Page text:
24 May 2012 Visualizing weighted networks: a performance comparison of adjacency matrices versus node-link diagrams
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Abstract
Ensuring the proper and effective ways to visualize network data is important for many areas of academia, applied sciences, the military, and the public. Fields such as social network analysis, genetics, biochemistry, intelligence, cybersecurity, neural network modeling, transit systems, communications, etc. often deal with large, complex network datasets that can be difficult to interact with, study, and use. There have been surprisingly few human factors performance studies on the relative effectiveness of different graph drawings or network diagram techniques to convey information to a viewer. This is particularly true for weighted networks which include the strength of connections between nodes, not just information about which nodes are linked to other nodes. We describe a human factors study in which participants performed four separate network analysis tasks (finding a direct link between given nodes, finding an interconnected node between given nodes, estimating link strengths, and estimating the most densely interconnected nodes) on two different network visualizations: an adjacency matrix with a heat-map versus a node-link diagram. The results should help shed light on effective methods of visualizing network data for some representative analysis tasks, with the ultimate goal of improving usability and performance for viewers of network data displays.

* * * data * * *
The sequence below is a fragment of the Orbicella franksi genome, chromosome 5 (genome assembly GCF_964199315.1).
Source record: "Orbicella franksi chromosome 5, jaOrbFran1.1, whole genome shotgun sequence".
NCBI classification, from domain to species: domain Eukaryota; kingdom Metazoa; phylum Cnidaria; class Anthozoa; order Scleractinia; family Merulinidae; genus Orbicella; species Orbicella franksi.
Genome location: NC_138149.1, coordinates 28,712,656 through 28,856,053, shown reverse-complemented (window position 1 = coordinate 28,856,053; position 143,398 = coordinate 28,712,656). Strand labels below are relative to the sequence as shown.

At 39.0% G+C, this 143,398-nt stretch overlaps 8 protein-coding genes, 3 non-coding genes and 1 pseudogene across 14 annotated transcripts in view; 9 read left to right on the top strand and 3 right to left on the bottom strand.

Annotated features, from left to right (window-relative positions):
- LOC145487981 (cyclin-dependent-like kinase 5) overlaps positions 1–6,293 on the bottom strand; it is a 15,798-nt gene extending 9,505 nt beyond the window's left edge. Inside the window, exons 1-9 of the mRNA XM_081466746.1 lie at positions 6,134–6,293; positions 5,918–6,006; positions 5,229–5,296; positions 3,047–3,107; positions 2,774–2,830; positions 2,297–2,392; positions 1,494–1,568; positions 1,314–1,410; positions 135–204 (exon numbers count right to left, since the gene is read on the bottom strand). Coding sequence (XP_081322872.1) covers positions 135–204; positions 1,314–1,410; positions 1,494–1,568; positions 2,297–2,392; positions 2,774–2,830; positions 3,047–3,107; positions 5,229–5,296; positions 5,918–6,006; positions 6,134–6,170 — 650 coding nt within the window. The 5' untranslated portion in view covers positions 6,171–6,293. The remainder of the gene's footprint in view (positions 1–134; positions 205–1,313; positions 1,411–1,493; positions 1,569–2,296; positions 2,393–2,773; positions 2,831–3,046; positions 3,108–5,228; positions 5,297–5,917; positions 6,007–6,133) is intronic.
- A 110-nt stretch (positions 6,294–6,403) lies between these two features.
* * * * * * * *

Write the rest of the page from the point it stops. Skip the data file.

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John P. McIntire, John P. McIntire, O. Isaac Osesina, O. Isaac Osesina, Cecilia Bartley, Cecilia Bartley, M. Eduard Tudoreanu, M. Eduard Tudoreanu, Paul R. Havig, Paul R. Havig, Eric E. Geiselman, Eric E. Geiselman, } "Visualizing weighted networks: a performance comparison of adjacency matrices versus node-link diagrams", Proc. SPIE 8389, Ground/Air Multisensor Interoperability, Integration, and Networking for Persistent ISR III, 83891G (24 May 2012); doi: 10.1117/12.920012; https://doi.org/10.1117/12.920012
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